Costa fires up ultra-sustainable coffee roastery

Costa coffee has today (13 March) turned on the lights at its new £38m roastery, a facility which the company claims is "one of the most sustainable industrial buildings in the world".

Paradise Street is now Europe’s biggest coffee roastery, covering 85,690 sq ft at its site in Basildon, Essex. The roastery has more than quadrupled Costa’s roasting capacity to 45,000 tonnes per annum and will facilitate coffee production for 2.1bn cups of coffee each year.

The roastery has an expected operational life expectancy of 20 to 30 years. Operations are available on-site to ensure that zero waste is sent to landfill and renewable energy systems, including a 249kw solar roof system, will combine with rainwater harvesting to lower the building’s carbon footprint.

Costa’s managing director Dominic Paul said: “Costa is growing rapidly as a global business and our new roastery will provide the platform for sustained international expansion as we continue inspiring the world to love great coffee. Turning on our new roasting capacity is a landmark for the business. It’s a statement of our ambition to grow and our passion for great coffee.”

“Roasting here in Basildon keeps the UK at the centre of our growing global brand and enables us to build on everything we have learned from more than four decades of roasting in Lambeth. Today is about quality, capacity, investing in the future and being true to our heritage – it’s about embracing our traditions whilst continuing to innovate and drive global growth.”

The building was already operating to BREEAM Outstanding levels – a leading sustainability assessment method for buildings and communities – during its assessment phase, and could receive final stage certification at some point in the future.

Construction on the facility started in 2015, with the concepts of solar thermal technology and full LED lighting explored at the time. A spokesperson confirmed that solar energy will be used to heat the recycled and harvested water and that the facility has been fitted with LED lighting. The building and the internal roasting equipment also draw on a wide array of sustainability initiatives utilised in Costa’s innovative Eco Pod coffee shop.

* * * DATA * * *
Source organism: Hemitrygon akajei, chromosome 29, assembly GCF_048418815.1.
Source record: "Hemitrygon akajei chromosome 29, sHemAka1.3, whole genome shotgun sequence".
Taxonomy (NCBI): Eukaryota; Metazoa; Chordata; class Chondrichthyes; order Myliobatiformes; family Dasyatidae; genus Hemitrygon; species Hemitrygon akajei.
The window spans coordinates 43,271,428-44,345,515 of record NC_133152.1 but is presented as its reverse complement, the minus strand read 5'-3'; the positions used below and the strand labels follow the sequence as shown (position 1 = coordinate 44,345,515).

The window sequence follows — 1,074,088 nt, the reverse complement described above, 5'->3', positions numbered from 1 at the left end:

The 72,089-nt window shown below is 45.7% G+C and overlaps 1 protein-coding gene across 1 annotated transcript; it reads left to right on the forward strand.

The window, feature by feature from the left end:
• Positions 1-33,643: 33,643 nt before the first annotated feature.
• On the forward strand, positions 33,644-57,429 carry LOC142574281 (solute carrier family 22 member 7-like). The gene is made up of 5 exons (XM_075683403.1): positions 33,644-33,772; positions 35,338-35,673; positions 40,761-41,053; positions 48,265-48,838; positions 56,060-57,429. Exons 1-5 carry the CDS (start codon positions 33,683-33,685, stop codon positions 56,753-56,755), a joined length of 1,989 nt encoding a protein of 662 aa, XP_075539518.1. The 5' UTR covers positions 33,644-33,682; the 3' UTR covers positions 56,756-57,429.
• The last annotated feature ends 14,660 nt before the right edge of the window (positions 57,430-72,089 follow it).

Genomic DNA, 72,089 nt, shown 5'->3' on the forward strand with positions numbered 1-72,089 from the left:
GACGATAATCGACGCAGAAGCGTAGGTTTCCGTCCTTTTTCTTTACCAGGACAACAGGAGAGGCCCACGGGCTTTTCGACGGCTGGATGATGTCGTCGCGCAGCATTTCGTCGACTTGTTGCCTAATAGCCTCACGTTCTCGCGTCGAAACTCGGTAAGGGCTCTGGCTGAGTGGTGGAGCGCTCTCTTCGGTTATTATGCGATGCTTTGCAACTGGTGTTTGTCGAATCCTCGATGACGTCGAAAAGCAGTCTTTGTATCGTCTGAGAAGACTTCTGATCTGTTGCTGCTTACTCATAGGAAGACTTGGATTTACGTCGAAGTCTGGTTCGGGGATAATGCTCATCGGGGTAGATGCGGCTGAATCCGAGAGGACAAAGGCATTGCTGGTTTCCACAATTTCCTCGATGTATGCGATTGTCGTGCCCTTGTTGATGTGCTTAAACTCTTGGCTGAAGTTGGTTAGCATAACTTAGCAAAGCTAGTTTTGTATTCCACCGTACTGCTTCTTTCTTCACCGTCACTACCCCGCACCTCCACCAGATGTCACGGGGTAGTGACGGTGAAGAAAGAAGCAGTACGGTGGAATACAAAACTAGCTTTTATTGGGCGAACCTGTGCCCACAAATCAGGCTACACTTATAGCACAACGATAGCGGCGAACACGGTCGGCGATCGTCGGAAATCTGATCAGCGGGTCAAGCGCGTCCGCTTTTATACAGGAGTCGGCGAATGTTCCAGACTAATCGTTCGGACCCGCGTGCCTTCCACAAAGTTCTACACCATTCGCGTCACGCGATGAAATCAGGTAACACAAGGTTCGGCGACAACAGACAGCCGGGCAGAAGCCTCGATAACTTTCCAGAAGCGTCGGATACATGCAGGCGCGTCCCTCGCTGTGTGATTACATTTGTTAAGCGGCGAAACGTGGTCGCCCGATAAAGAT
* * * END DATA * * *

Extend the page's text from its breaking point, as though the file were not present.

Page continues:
Coffee beans used in the facility will be sourced from Rainforest Alliance certified growers and farmers and will be shipped to Tilbury Docks, located 14 miles from the roastery. This is half the distance compared to the old Lambeth roastery, generating less road miles and emissions as a result.

Alongside an increase in storage allowance – up from six tonnes at Lambeth to 24 tonnes at Paradise Street – revamped in-house processes will increase productivity by 25% compared to the old roastery. A new academy has also been launched alongside the roastery to train 3,000 baristas per year.

Energy in a coffee cup

Costa has strived to improve the energy efficiency standards of its operating facilities. As well as being awarded the ISO 14001 International Standard for Environmental Management Systems for its self-serve ‘Express’ outlets, the company has also partnered with biomass recycling firm Bio-bean, to convert 3,000 tonnes of Costa’s waste coffee grounds into biofuel.

Costa Coffee’s energy & environment manager Oliver Rosevear was recently part of a cross-sector panel of energy managers and experts who gave their views on ‘cutting the complexities’ of energy management in an edie webinar

Rosevear said that behaviour change on energy use can prove particularly challenging, but that it could be combated by frequently re-energised lines of communication which encourage employees to become “part of the solution”.

Matt Mace

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